Men and women are not the same
Here at YBP we like to look as our members as individuals. The way you eat and exercise is not just determined by body type, age, ability level, but also by gender. There are many exercise strategies and nutrition programmes on the market, which are generic, one size fits all. This just doesn’t work.
Women are very different to men
When resting women tend to burn more glucose than men. They also store more fat after eating, which is to preserve life saving, essential fats.
From an evolutionary perspective, more fat on a woman is beneficial during pregnancy and lactation. Storing fat on the hips and thighs (gluteofemoral fat) is thought to be in preparation for pregnancy. This gluteofemoral fat has a higher percentage of DHA, one of three omega 3 fats. The theory is that there is a higher DHA level because it is important for breast milk production and it is also essential for the baby’s brain.
Interestingly, during exercise woman burn more fat than their male counterparts. Men tend to have more visceral fat (around the organs) and woman more subcutaneous (under the skin). Visceral fat is linked with cardiovascular disease and insulin resistance.
Women appear to lose fat from their upper body first, for the preservation reasons already mentioned. Fat seems to be harder to lose on certain areas on the body, for men it’s the lower abdominals and love handles, for woman it’s the hips and thighs. This is thought to be due to the type of receptors that are attached to fat cells. Receptors are like locks for a specific key, in this case the key is a hormone called adrenalin. The hormone adrenalin attaches to the receptors initiating lipolysis (fat burning). There are several different adrenergic receptors, alpha 1,2, beta 1,2 and several more. Alpha 1 and beta 1,2 are all lipolytic (causing fat breakdown), while alpha 2 is anti-liplytic (inhibits fat breakdown). The hips and thighs on a woman are high in alpha 2 adrenergic receptors. The combination of alpha 2 receptors and the hormone oestrogen make it harder for women to burn fat than men, who tend to have fewer alpha 2 receptors and more testosterone. The correct training and diet program will help to shift this stubborn fat.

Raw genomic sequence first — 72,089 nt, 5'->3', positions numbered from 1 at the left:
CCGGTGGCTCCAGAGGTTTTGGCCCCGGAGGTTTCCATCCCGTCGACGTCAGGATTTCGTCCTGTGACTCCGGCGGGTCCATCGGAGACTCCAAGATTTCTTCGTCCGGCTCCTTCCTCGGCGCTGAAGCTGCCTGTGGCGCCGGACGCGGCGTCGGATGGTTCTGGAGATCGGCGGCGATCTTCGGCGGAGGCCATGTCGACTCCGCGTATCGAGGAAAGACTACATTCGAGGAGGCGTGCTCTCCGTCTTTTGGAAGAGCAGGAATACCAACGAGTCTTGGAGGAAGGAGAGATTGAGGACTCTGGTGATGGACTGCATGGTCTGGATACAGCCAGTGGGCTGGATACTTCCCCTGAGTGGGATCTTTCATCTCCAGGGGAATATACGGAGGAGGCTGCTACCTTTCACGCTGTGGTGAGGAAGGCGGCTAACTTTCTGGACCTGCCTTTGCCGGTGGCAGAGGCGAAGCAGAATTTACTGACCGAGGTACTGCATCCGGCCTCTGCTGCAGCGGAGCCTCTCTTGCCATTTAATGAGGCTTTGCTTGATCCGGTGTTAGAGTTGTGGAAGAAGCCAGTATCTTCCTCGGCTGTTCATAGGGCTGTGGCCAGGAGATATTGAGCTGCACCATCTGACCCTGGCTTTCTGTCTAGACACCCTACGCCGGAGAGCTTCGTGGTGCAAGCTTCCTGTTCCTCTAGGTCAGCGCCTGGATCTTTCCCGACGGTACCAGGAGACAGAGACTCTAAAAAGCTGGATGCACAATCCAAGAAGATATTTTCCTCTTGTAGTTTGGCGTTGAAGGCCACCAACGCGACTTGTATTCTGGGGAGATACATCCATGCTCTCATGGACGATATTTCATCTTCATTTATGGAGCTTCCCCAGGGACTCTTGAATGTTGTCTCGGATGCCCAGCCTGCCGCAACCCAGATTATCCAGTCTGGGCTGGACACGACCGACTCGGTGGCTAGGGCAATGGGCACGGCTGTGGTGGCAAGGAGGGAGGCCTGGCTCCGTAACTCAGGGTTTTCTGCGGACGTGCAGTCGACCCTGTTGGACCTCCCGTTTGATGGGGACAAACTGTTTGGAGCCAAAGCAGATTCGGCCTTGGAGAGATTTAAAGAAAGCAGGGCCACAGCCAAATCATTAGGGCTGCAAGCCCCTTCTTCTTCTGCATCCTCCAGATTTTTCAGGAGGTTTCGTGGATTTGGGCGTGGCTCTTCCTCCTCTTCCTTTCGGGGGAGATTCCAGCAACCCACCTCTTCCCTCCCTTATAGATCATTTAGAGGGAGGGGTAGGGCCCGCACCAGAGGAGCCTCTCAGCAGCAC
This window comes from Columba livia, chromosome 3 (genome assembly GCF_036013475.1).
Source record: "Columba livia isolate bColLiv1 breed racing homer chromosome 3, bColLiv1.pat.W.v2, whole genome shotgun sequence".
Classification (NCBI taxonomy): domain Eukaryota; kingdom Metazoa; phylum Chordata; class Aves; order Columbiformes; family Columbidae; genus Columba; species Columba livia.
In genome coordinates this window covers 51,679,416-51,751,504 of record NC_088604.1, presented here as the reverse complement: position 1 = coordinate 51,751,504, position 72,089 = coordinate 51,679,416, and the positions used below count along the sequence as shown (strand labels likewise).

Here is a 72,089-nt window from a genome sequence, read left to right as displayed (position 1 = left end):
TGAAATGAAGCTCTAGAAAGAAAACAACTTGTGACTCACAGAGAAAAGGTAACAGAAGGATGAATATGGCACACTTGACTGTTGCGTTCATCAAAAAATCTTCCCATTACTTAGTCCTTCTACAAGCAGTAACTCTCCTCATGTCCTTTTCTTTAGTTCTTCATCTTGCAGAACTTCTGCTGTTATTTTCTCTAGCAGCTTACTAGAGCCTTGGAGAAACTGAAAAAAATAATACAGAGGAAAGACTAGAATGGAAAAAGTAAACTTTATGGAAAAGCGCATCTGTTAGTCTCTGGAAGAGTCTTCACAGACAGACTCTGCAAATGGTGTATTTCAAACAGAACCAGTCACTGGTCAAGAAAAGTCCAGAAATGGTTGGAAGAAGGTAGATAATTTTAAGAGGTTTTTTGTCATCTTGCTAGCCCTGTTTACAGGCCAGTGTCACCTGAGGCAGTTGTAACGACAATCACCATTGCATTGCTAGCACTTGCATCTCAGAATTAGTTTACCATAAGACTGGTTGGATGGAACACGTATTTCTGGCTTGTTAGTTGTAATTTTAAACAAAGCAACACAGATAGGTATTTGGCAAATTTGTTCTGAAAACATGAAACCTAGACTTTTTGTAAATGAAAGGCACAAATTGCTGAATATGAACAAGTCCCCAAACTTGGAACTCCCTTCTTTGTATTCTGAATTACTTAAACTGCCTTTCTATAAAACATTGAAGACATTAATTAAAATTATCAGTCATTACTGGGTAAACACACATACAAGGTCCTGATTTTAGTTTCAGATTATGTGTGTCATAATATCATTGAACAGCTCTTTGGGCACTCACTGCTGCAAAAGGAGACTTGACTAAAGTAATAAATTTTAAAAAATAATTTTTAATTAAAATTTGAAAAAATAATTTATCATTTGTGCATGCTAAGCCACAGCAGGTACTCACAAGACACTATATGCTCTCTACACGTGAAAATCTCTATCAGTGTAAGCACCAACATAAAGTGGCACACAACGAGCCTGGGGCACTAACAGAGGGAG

You may have read in other articles on YBP about the importance of keeping stress under control. High levels of stress in a woman can cause the hormone pregnenolone (the precursor to many hormones) to produce more cortisol and aldosterone rather than oestrogen and testosterone. Testosterone has been shown to increase fat loss, while oestrogen is linked with fat storage, although conversely it appears that oestrogen during exercise stimulates both adrenalin and human growth hormone, increasing fat loss.
It has been shown that cutting calories too much is not only harmful to reproduction, but it also disrupts hormones and increases cortisol. Too much stress and not getting the correct amount of calories will increase cortisol, causing muscle breakdown, slowing metabolism and subsequently reduce fat loss, even increasing fat storage.
Studies have shown that protein synthesis is actually the same in men and women, so it’s possible for women, especially certain body types, to build muscle. What makes it harder for a woman to build huge amounts of muscle is that they have a smaller percentage (10-30 times less) of the hormone testosterone than men. This is the hormone needed to build muscle. During and after exercise testosterone levels rise, but not enough to initiate any serious muscle growth, although athletic performance is improved. Protein synthesis decreases with age. So women will naturally find it harder to build serious muscle, but it is definitely possible with the correct training and diet programme to build a strong, lean body. At YBP we have seen time and again that woman who lift weights get the best results.
It’s important for women to train using weights, as even a small increase in muscle helps to speed metabolism. Research has shown that there is an extra 70-100 calories per day burnt for each kilo of muscle built.
Another very important reason for women to weight train is to increase the strength and density of their bones. Training with weight is a powerful preventative for osteoporosis, a disease caused by porous bones and low mineral density. Osteoporosis increases susceptibility to bone fractures. A high percentage of women get osteoporosis during their lives. Research has shown that six months of weightlifting may increase bone mineral density by as much as 15 percent. An increase in muscle will naturally cause an increase in bone density. The message is, don’t be afraid to weight train.